* A portmanteau of the words ‘biscuit’ and ‘coffee’, the original caramelised Lotus Biscoff cookie was first produced in 1932 by a Belgian baker named Jan Boone Sr
* In 2007, contestant Els Scheppers of a Belgian TV show called De Bedenkers (The Inventors) came up with a spreadable product made out of the original speculoos cookies
* Right now, it would be hard to scroll through the social media feeds of any confectioner or home baker in India and not find a dessert that highlights cookie butter in some iteration or the other
On my last attempt at a tally, there were at least a hundred accounts and millions of hashtags on Instagram solely dedicated to Biscoff. Almost every second YouTube video tutorial these days seems to be about myriad ways to use the product. Cashing in on the new ‘plant-based’ foods craze, the vegan cookie butter spread has amassed a cult-like following.
From Kenya to Melaka in Malaysia, the spread has well and truly spread far and wide, especially at a time when the home-baking frenzy is at its peak, with trends of all kinds jostling for table-top space.
Nipping close at the heels of dalgona coffee, focaccia art and the perennial favourite aka sourdough bread baking, the spread that many are calling the ‘new Nutella’ is finding a firm footing in India and is all set to be the buzzword of 2021!
So what exactly is Biscoff? Interestingly, the spread is far from being the nubile 2021 débutante it seems to be. A portmanteau of the words ‘biscuit’ and ‘coffee’, the original caramelised Lotus Biscoff cookie was first produced in 1932 by a Belgian baker named Jan Boone Sr. Also known as ‘speculoos’ (which is what all thin, spiced biscuits in Belgium and the neighbouring Netherlands are called), the biscuit found itself crushed up into an all-new product — the spreadable cookie butter — decades later.
In 2007, contestant Els Scheppers of a Belgian TV show called De Bedenkers (The Inventors) came up with a spreadable product made out of the original speculoos cookies. It was then that Lotus bought her idea and produced it under the original brand.
Soon the US got in on the action and co-opted the idea, with several brands like Trader Joe’s coming out with their own versions of what they call ‘speculoos cookie butter’ — all deceptively similar in both taste and texture to the original Belgian one.
Desi does it too!
Right now, it would be hard to scroll through the social media feeds of any confectioner or home baker in India and not find a dessert that highlights cookie butter in some iteration or the other — be they cakes, pies, brownies or anything else one can think of using the caramel-tinged spread. A few months ago, during Durga Puja festivities, a Kolkata-based home chef even came up with a Biscoff sandesh of all things.
Swheta Mutreja Aggarwal, who owns Kookie Cake Crumble, a confectionery business in Mumbai, first came across Biscoff-based desserts a few years ago on a family vacation to Europe. “The slightly spicy, cinnamon flavour appealed to me and that’s when I decided I could incorporate it into my desserts too,” says Agarwal who came out with her version of a spiced pumpkin pie for Thanksgiving late last year using the spread.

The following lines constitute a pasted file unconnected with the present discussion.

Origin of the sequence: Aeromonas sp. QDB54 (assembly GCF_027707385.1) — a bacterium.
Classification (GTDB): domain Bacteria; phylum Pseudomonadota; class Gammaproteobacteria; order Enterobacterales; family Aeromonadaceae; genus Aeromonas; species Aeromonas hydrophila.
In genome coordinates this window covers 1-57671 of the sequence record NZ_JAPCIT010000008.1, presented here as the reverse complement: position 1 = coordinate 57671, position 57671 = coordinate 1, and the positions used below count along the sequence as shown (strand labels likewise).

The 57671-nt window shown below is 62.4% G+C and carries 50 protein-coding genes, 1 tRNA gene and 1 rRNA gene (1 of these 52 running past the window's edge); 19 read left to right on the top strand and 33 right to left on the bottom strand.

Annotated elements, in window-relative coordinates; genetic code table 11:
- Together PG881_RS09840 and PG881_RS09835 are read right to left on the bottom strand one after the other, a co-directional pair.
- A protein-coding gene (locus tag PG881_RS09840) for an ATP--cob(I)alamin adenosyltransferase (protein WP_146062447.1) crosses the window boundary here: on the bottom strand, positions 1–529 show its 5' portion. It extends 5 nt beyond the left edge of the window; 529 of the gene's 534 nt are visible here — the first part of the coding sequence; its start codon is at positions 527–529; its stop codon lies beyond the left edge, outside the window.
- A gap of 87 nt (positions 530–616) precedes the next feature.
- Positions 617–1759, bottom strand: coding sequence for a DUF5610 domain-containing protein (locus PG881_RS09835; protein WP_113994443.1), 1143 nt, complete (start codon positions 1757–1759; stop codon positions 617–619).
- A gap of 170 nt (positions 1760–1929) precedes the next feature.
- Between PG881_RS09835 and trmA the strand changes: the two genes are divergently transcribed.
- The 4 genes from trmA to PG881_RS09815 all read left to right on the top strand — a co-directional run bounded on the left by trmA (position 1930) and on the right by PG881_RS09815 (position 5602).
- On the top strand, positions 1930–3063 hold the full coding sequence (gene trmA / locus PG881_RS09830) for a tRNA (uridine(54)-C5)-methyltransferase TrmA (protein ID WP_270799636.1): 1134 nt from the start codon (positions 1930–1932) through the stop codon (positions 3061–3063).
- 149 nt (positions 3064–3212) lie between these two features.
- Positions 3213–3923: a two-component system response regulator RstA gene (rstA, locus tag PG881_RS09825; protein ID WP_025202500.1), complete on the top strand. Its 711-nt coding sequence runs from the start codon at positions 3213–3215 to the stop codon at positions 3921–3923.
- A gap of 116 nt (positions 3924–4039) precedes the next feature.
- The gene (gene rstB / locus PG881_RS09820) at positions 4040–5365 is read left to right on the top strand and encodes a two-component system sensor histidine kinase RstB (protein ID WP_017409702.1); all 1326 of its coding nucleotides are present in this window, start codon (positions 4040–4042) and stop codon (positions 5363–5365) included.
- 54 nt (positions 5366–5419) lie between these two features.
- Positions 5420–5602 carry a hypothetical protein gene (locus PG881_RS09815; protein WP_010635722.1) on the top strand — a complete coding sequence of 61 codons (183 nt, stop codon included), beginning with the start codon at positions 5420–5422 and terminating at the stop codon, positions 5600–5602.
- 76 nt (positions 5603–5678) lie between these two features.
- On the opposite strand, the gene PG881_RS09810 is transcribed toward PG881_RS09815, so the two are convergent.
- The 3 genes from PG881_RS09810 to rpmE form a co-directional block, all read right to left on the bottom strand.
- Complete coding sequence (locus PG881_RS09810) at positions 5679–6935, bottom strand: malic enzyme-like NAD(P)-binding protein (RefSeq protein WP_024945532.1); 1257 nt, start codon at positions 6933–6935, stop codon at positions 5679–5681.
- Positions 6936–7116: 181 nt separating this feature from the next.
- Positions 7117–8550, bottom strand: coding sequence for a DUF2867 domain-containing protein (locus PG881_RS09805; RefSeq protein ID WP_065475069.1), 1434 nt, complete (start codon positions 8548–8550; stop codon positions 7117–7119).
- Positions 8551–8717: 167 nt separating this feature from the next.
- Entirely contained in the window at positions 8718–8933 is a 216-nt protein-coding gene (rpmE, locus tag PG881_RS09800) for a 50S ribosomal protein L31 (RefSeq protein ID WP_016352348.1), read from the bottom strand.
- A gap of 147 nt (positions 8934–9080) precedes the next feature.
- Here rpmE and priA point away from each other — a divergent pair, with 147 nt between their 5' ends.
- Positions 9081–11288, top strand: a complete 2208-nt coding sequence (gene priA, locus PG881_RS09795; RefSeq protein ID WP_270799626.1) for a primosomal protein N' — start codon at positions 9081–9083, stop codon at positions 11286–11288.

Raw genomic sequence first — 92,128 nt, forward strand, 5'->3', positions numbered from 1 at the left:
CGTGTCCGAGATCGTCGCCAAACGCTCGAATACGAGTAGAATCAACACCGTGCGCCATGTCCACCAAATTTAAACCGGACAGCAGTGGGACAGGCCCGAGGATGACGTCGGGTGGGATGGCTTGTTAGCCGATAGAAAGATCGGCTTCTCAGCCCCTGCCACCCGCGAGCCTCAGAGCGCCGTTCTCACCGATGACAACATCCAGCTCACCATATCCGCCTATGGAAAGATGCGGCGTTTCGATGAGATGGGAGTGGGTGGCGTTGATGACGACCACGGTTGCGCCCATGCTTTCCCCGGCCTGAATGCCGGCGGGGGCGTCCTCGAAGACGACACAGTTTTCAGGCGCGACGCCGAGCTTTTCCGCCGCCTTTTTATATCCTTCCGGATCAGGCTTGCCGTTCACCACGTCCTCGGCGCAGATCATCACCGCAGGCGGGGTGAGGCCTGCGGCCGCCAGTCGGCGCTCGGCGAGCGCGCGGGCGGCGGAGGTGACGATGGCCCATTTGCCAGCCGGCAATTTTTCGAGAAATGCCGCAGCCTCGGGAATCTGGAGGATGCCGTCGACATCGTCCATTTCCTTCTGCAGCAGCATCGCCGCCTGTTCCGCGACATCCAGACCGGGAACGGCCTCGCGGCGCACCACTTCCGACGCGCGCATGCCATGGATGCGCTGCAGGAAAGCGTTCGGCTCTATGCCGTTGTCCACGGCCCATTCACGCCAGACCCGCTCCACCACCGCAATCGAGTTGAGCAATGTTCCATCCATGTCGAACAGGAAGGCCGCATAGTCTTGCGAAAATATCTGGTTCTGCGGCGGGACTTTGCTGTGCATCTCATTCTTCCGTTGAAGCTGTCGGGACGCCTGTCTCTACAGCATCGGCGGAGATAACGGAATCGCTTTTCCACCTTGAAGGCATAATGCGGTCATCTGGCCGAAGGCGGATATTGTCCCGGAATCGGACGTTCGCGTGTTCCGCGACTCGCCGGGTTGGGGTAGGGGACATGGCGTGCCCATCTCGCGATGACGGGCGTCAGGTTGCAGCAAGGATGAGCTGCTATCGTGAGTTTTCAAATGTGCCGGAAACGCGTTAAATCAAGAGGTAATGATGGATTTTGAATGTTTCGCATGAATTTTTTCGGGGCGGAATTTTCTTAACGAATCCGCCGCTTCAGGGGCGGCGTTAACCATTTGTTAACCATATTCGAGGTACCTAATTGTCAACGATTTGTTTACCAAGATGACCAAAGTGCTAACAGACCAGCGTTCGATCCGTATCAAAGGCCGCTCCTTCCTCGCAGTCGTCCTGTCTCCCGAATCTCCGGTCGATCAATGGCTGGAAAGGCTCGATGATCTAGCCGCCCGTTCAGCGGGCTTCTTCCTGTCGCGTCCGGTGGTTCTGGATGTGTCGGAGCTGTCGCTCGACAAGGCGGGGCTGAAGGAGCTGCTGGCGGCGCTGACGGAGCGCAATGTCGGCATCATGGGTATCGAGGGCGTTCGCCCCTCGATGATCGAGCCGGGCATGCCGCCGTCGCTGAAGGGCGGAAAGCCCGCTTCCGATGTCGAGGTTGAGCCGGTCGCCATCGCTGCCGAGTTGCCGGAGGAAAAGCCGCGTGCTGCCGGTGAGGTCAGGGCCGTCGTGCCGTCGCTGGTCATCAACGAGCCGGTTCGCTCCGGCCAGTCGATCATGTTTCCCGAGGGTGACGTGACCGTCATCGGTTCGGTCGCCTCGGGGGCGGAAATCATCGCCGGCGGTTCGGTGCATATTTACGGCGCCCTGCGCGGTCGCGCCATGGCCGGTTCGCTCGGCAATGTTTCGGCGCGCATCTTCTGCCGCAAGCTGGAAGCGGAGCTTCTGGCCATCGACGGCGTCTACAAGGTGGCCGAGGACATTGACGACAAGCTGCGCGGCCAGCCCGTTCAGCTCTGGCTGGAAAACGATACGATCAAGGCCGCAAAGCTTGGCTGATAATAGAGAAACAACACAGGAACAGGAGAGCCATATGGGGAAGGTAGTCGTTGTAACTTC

Speaking of pies, the newly launched Pie And Co in Mumbai, too, has a Biscoff pie on their festive menu. “We added Biscoff to our baked cheesecake and it soon became one of our top-selling items for the festive season,” says Chef Aditi Goel, the brand’s founder. However, she does warn of its potential drawbacks. “When baked for too long, the spread loses its flavour, and we did have a few rounds of errors before we could come to our final Biscoff pie recipe.”
Cookie vs Nut butter
Putting it down to the ingredient’s versatility, home baker Anjali Mirchandani of online baking company Brownie by the Bay feels confident in incorporating it in several of her recipes be they cheesecakes, dessert jars or her speciality, brownies. All three that would earlier have had Nutella in them. “Take a cheesecake for instance. Biscoff and cream cheese work superbly together given their similar creamy profile. It most definitely is the new Nutella and has taken everyone’s taste buds by storm,” Mirchandani says.
Despite the fact that the brand new Silver Beach Café in Mumbai has a Biscoff milkshake on the menu, its executive VP Twinkle Keswani still believes in the unshakeable popularity of Nutella in India. “While Biscoff is definitely popular, Nutella, according to me, is iconic with its bottle and taste, of course. It is much ahead of Biscoff in the race of sweet spreads”.
Almost gives the phrase “war against the spread” a whole other meaning!
Raul Dias is a food and travel writer based in Mumbai
- 1/2 cup cold milk
- 2 tsp Biscoff spread
- 2 scoops vanilla ice cream
- 2 Biscoff cookies
- Blend milk, Biscoff spread, vanilla ice cream and one cookie in a mixer.
- Drizzle a little melted spread into a tall milkshake glass, swirling it around to coat the sides.
- Pour blended milkshake into the glass and garnish with a whole cookie.